Symptoms of potassium (K) deficiency vary among species but always appear first on the oldest leaves. Older leaflets of some palms such as Dictyosperma album are mottled with yellowish spots that are translucent when viewed from below (Fig. 1). In other palms such as Dypsis cabadae, Howea spp. and Roystonea spp., symptoms appear on older leaves as marginal or tip necrosis with little or no yellowish spotting present. The leaflets in Roystonea, Dypsis, and other pinnate-leaved species showing marginal or tip necrosis often appear withered and frizzled (Fig. 2).
In fan palms such as Livistona chinensis, Corypha spp., Washingtonia spp., and Bismarckia nobilis, necrosis is not marginal but is confined largely to tips of the leaflets (Fig. 3). In Phoenix roebelenii, the distal parts of the oldest leaves are typically orange with leaflet tips becoming necrotic. The rachis of the leaves usually remains green, however, and the orange and green are not sharply delimited as with magnesium deficiency (Fig. 4). This pattern of discoloration holds for most palm species that show discoloration as a symptom. In P. canariensis, there may be little discoloration, but leaflets show fine (1-2 mm) necrotic spotting and extensive tip necrosis. These necrotic leaflet tips in most Phoenix spp. are brittle and often break off, leaving the margins of affected leaves irregular.
In Caryota spp. and Arenga spp., chlorotic mottling is minimal or non-existent, but early symptoms appear as irregular necrotic spotting within the leaflets and/or leaflet tip necrosis (Fig. 5). In most other palms, including Cocos nucifera, Elaeis guineensis, Dypsis lutescens, Chamaerops humilis, Hyophorbe verschafeltii, and others, early symptoms appear as translucent yellow or orange spotting on the leaflets and may be accompanied by necrotic spotting as well (Fig. 6). As the deficiency progresses, marginal and tip necrosis will also be present. The most severely affected leaves or leaflets will be completely necrotic and frizzled except for the base of the leaf, leaflets, and the rachis (Fig. 7). Symptoms decrease in severity from tip to base of a single leaf and from old to new leaves within the canopy (Figs. 7 and 8). In severe cases, the entire canopy will consist of a reduced number of leaves, all of which will be chlorotic, frizzled, and stunted. The trunk will begin to taper (pencil-pointing) and death of the palm often follows (Figs. 9 and 10).
Manganese deficiency, leaf spot diseases, royal palm bug damage, soil salt injury, nutrient toxicities, water stress
Manganese (Mn) and potassium deficiencies can be extremely similar from a distance, but close examination should reveal characteristic spotting and marginal necrosis in K deficiency or necrotic streaking for Mn deficiency. Potassium deficiency symptoms are also more severe toward the leaf tip and are less so at the leaf base. The reverse is true for Mn deficiency.
Leaf spot diseases are typically distributed throughout the canopy and not concentrated on the oldest leaves, but there are exceptions to this generalization.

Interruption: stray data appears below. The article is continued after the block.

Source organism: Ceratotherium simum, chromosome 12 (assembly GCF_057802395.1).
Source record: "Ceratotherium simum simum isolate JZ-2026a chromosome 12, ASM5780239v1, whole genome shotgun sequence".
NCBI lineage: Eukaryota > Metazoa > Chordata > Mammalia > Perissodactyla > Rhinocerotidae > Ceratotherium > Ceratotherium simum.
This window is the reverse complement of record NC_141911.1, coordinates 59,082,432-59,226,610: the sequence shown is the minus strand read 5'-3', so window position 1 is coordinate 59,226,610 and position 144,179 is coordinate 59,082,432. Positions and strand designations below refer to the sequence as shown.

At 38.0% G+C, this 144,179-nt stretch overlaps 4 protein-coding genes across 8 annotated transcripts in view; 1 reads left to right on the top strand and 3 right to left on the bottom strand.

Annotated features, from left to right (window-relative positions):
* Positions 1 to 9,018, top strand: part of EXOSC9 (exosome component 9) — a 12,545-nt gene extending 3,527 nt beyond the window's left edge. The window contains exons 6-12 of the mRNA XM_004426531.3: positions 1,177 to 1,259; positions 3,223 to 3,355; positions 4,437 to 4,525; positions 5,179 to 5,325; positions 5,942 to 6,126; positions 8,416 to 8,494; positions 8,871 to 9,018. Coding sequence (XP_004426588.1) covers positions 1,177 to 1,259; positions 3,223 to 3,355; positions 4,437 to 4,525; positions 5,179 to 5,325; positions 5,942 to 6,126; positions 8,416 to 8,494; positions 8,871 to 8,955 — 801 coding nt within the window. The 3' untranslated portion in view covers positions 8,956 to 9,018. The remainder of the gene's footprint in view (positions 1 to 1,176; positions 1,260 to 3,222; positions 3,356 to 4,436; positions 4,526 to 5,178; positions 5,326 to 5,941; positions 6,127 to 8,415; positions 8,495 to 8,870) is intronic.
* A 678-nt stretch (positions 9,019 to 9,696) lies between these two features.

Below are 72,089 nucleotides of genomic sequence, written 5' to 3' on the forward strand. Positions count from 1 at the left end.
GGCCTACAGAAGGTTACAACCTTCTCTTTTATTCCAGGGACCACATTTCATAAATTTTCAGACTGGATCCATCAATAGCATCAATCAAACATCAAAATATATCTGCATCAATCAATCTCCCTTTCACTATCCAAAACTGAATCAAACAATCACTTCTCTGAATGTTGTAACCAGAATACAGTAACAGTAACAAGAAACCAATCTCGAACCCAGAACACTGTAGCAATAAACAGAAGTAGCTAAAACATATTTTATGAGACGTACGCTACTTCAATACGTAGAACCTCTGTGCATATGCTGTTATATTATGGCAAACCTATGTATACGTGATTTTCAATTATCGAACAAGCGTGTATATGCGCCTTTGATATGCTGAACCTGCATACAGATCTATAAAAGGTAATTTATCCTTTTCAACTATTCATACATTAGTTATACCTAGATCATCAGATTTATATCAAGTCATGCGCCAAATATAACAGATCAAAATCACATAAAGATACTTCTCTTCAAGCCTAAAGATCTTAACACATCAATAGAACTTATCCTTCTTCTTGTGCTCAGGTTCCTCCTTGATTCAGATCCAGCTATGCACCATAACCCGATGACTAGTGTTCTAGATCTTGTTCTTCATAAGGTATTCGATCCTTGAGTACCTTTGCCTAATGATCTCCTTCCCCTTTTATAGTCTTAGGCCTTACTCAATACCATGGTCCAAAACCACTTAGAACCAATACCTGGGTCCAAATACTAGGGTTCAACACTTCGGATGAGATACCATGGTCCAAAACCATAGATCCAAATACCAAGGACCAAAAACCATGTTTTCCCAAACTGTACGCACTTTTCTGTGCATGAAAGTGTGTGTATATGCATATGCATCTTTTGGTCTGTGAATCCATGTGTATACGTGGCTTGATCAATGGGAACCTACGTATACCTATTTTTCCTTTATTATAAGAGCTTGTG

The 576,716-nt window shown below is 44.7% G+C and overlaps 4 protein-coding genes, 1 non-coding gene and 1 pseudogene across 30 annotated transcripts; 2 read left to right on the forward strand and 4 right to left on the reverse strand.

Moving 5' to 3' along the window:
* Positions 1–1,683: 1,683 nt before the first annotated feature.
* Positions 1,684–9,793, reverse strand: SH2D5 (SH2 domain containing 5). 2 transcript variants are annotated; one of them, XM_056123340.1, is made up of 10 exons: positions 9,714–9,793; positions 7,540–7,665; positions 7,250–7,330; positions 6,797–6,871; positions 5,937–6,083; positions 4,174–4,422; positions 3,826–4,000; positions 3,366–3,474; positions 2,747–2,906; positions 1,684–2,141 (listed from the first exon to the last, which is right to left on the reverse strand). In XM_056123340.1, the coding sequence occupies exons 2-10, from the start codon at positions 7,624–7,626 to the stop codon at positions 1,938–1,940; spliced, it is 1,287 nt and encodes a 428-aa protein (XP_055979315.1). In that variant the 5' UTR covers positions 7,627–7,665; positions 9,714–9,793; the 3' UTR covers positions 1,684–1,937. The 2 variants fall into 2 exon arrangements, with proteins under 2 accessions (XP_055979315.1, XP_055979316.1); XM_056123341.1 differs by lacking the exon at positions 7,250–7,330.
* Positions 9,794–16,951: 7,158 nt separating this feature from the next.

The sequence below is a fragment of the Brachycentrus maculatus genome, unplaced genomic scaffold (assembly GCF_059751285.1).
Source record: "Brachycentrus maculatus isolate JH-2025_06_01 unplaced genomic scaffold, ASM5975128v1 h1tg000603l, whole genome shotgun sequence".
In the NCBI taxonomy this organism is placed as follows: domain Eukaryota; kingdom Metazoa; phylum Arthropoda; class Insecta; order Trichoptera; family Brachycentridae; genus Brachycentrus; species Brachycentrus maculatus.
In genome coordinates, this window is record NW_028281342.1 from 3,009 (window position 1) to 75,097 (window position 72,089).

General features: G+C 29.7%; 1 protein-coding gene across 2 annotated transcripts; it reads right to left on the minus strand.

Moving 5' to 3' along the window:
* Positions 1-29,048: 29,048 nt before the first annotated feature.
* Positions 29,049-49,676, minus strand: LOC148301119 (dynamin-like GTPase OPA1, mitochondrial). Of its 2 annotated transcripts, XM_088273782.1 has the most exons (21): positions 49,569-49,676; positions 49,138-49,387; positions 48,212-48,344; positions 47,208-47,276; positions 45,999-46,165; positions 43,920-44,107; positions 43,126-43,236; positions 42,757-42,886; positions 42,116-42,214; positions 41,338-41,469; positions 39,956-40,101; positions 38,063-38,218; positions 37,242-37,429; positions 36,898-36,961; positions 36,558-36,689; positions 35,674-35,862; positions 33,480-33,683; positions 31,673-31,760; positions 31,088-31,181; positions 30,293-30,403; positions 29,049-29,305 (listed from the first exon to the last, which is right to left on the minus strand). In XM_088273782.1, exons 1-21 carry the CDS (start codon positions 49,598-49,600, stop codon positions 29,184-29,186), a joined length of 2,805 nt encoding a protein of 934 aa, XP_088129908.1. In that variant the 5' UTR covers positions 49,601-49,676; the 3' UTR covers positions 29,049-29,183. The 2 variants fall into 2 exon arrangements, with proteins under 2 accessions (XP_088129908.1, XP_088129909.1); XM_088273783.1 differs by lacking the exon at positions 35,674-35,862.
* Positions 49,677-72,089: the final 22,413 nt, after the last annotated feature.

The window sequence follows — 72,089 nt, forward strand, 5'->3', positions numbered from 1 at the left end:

Old damage from royal palm bugs appears similar to that of K deficiency on royal palms, but the leaflet frizzling caused by royal palm bugs is typically observed in mid-canopy and extends the length of the leaf. K deficiency will be concentrated towards the tips of the oldest leaves in this species.
Soil salt injury, water stress, and various chemical toxicities also appear as tip necrosis concentrated towards the tips of the oldest leaves. Leaf nutrient or soil analyses may be helpful for distinguishing these similar disorders.
Potassium deficiency is caused by insufficient K in the soil but can be induced or accentuated by high N:K ratios in the soil. Potassium is readily leached from sand or limestone soils which have very low cation exchange capacities.
Potassium deficiency is very common on palms grown in highly leached sandy soils. It is less common in container substrates. Potassium deficiency is perhaps the most widespread of all nutrient deficiencies, occurring in most palm-growing regions of the world. It is quite severe in southern Florida and much of the Caribbean region. Although most species of palms are susceptible to some degree, genera such as Veitchia, Ptychosperma, Adonidia, and Archontophoenix are notably resistant to K deficiency. Potassium deficiency is the leading cause of mortality in Roystonea growing in southern Florida landscapes.
Visual symptoms alone may be sufficient for diagnosis of this disorder, although leaf nutrient analysis may be helpful in distinguishing late stage K deficiency from Mn deficiency. These two deficiencies can be extremely similar from a distance, but close examination should reveal characteristic spotting and marginal necrosis in K deficiency or necrotic streaking for Mn deficiency. Potassium deficiency symptoms are also more severe toward the leaf tip and are less so at the leaf base. The reverse is true for Mn deficiency.
In Elaeis guineensis, K deficiency has been associated with increased incidence of diseases such as Fusarium wilt, Cercospora leaf spot, and Ganoderma butt rot.